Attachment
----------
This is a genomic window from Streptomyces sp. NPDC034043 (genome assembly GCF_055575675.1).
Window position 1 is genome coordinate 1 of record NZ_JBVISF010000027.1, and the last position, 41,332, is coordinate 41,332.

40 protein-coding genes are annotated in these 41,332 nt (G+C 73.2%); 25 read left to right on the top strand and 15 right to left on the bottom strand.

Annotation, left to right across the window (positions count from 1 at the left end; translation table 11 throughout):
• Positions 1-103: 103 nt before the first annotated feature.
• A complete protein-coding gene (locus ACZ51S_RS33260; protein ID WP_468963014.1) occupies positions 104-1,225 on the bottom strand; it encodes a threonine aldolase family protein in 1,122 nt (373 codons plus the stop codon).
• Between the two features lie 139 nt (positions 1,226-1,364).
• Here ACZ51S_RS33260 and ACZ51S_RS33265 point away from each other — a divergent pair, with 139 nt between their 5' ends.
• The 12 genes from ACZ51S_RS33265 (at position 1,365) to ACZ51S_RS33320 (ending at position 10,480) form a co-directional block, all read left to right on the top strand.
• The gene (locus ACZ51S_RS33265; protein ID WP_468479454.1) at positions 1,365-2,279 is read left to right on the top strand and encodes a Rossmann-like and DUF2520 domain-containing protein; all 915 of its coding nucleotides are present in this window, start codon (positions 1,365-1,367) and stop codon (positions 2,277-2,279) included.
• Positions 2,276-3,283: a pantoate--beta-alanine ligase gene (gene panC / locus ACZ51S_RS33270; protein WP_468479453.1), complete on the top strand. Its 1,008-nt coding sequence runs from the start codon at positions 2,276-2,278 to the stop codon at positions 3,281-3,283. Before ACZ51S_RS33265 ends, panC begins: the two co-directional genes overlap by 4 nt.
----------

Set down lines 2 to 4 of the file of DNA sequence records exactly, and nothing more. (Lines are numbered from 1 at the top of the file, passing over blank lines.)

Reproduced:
Window position 1 is genome coordinate 1 of record NZ_JBVISF010000027.1, and the last position, 41,332, is coordinate 41,332.

40 protein-coding genes are annotated in these 41,332 nt (G+C 73.2%); 25 read left to right on the top strand and 15 right to left on the bottom strand.

Annotation, left to right across the window (positions count from 1 at the left end; translation table 11 throughout):